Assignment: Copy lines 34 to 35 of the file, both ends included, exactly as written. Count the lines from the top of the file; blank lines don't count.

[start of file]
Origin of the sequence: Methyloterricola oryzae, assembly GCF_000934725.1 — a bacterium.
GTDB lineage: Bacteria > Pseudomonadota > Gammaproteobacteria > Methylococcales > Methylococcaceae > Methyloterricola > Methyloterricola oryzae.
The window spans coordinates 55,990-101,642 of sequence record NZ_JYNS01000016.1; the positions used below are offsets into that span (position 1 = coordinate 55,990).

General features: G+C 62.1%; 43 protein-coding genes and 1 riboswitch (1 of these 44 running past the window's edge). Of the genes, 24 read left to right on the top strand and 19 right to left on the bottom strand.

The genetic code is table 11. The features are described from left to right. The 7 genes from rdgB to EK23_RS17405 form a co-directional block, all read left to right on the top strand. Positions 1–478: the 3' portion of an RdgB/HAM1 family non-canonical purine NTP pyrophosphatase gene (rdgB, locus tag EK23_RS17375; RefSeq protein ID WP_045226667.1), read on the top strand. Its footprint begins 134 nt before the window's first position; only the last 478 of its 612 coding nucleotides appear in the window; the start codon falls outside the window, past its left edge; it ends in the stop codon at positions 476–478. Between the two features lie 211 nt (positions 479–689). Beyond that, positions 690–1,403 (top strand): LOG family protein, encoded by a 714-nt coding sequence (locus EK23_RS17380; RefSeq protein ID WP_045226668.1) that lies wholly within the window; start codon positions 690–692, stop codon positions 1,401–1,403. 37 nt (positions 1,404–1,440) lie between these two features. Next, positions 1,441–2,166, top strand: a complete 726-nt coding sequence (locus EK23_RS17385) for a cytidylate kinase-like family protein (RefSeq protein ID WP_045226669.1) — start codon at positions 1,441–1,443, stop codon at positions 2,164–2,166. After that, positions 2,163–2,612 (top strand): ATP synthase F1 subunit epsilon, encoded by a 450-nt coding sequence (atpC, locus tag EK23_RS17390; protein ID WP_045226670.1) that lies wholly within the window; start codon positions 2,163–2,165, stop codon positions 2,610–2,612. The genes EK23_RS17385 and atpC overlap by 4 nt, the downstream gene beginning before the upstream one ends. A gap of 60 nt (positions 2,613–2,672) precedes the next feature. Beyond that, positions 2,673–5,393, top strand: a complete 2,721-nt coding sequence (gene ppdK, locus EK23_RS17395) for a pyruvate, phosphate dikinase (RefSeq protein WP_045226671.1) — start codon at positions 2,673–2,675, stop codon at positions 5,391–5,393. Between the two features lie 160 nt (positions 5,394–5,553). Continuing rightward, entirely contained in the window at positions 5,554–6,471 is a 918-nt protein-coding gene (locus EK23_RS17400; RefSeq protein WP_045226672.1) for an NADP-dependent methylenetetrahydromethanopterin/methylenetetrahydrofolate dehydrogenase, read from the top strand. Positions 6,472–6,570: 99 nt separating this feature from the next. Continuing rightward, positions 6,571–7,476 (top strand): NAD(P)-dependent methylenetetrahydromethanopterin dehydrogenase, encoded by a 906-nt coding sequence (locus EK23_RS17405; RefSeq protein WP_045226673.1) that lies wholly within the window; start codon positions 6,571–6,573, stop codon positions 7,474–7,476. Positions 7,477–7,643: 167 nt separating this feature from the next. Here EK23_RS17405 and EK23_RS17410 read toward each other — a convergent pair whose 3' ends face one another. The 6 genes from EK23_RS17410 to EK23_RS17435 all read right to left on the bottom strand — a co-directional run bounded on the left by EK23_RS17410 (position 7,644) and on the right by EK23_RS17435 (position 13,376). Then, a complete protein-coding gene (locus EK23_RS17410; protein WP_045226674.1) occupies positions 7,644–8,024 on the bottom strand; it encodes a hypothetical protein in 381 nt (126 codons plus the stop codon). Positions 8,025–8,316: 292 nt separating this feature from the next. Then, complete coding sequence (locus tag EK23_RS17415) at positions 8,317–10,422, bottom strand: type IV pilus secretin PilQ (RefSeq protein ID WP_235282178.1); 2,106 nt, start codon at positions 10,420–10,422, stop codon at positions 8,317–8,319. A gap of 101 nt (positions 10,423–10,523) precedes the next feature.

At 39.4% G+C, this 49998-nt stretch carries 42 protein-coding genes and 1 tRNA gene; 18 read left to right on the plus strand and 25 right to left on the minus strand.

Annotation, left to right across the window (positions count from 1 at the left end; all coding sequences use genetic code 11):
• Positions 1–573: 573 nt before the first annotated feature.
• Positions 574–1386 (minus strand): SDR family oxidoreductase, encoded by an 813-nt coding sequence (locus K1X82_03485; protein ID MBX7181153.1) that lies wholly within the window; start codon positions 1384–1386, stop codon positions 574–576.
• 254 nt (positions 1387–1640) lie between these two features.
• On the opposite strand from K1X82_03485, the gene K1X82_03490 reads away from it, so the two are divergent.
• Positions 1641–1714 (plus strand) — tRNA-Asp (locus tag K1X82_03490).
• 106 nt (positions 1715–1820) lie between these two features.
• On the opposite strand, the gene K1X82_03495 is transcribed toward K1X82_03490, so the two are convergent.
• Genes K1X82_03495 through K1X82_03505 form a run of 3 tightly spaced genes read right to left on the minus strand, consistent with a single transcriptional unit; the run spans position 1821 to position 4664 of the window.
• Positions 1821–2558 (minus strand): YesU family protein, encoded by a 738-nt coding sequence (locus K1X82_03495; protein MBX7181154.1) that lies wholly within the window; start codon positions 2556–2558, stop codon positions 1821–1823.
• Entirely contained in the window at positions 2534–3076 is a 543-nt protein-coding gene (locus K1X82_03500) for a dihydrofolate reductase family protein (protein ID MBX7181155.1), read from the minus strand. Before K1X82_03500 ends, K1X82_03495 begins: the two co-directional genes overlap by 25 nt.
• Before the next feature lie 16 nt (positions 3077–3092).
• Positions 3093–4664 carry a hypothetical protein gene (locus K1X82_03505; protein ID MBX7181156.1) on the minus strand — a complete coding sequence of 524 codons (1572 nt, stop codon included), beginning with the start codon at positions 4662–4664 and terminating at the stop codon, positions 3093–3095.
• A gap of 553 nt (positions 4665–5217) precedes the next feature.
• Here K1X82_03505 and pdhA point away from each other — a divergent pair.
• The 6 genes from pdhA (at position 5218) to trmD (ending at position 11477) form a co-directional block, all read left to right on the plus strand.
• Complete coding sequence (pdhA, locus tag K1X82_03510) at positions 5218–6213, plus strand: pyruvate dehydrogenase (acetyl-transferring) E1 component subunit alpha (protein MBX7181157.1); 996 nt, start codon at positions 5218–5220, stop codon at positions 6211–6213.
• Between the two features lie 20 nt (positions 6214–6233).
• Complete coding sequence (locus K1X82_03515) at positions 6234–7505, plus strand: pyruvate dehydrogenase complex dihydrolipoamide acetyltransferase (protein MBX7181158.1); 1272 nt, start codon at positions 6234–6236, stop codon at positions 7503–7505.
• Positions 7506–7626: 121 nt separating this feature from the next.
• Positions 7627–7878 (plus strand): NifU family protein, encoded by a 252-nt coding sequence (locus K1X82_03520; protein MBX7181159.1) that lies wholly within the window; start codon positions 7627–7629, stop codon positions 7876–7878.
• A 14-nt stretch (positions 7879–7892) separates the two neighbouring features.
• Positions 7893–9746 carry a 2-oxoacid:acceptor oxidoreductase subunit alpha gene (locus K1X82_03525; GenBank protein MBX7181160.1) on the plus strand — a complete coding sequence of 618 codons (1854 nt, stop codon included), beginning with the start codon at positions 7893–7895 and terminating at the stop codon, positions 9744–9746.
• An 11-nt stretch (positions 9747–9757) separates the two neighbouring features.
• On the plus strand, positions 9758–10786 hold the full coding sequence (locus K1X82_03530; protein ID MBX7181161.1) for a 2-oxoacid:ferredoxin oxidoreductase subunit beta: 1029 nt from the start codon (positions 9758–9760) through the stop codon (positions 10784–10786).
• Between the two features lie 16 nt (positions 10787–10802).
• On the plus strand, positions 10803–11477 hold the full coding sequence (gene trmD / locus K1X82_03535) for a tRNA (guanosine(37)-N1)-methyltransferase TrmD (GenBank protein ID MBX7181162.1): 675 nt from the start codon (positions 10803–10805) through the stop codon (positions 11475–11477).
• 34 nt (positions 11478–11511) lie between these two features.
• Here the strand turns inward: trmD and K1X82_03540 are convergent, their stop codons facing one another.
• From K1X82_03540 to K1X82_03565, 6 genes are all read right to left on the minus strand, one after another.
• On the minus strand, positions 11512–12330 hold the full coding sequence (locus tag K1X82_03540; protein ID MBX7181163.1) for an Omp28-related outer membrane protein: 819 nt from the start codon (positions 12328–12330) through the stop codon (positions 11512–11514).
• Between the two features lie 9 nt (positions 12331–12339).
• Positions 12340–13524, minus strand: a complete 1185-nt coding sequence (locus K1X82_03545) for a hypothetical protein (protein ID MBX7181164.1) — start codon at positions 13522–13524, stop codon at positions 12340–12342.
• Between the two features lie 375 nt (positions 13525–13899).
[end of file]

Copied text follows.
• 34 nt (positions 11478–11511) lie between these two features.
• Here the strand turns inward: trmD and K1X82_03540 are convergent, their stop codons facing one another.